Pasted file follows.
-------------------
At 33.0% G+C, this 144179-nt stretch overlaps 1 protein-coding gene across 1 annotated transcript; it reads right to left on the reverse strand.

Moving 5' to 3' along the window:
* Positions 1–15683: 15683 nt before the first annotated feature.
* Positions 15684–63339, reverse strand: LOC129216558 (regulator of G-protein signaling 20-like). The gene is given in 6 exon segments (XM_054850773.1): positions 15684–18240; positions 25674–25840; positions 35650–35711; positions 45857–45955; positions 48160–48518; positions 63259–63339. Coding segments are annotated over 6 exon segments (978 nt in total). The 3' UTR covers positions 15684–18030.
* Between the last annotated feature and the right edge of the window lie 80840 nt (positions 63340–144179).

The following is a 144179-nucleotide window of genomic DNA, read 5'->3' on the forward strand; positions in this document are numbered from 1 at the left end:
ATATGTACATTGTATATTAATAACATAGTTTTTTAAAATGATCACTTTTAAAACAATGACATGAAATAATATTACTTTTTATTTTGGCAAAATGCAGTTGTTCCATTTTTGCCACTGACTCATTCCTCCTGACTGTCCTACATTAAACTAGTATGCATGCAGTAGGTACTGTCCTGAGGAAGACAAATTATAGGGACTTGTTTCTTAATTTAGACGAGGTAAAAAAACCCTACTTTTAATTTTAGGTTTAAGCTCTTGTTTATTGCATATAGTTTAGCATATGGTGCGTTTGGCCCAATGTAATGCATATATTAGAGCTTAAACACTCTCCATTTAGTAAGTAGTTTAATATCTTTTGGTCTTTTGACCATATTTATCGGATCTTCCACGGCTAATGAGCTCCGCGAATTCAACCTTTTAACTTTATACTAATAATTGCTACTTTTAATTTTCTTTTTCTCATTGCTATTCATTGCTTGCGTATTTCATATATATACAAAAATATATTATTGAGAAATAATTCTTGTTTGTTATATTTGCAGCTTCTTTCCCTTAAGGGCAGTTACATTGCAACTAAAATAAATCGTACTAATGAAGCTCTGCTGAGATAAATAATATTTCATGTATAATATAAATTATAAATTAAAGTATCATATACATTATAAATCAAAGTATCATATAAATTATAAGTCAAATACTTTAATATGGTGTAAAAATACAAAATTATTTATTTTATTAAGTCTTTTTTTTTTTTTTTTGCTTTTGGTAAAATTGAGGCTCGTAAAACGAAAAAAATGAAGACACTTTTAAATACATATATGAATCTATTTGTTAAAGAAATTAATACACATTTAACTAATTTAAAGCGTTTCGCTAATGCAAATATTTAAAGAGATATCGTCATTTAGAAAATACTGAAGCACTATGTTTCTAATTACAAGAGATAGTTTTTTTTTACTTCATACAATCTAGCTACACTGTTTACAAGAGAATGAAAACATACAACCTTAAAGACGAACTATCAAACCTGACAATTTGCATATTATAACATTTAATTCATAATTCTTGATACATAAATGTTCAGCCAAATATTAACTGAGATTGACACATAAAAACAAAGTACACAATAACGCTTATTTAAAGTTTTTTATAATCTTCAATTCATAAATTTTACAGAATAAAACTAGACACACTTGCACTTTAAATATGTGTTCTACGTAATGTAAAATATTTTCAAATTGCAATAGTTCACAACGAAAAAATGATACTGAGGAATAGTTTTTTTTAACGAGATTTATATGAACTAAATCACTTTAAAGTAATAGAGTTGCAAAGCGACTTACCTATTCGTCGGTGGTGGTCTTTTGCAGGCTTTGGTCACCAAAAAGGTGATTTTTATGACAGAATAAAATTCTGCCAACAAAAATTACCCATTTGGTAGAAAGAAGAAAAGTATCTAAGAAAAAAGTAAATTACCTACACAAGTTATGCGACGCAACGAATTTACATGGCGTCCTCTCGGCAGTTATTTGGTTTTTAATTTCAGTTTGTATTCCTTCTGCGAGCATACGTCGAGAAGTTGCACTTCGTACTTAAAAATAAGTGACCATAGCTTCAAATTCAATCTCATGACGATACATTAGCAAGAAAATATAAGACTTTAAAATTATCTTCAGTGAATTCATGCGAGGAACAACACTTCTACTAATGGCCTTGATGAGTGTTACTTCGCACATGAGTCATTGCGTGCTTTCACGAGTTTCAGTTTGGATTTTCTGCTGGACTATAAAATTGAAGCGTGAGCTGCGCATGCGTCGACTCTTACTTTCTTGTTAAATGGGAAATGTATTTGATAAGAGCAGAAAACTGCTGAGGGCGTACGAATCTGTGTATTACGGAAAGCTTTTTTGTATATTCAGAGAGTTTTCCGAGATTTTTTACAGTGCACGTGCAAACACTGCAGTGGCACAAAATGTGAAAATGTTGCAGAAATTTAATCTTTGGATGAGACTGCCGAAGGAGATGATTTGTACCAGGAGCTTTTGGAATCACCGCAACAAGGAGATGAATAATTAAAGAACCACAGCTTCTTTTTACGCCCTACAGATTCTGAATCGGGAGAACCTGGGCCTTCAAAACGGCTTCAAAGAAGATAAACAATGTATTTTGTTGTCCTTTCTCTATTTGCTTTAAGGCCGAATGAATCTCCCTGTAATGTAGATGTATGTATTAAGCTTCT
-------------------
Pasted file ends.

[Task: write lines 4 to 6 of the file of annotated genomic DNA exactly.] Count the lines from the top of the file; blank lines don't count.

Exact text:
* Positions 15684–63339, reverse strand: LOC129216558 (regulator of G-protein signaling 20-like). The gene is given in 6 exon segments (XM_054850773.1): positions 15684–18240; positions 25674–25840; positions 35650–35711; positions 45857–45955; positions 48160–48518; positions 63259–63339. Coding segments are annotated over 6 exon segments (978 nt in total). The 3' UTR covers positions 15684–18030.
* Between the last annotated feature and the right edge of the window lie 80840 nt (positions 63340–144179).

The following is a 144179-nucleotide window of genomic DNA, read 5'->3' on the forward strand; positions in this document are numbered from 1 at the left end: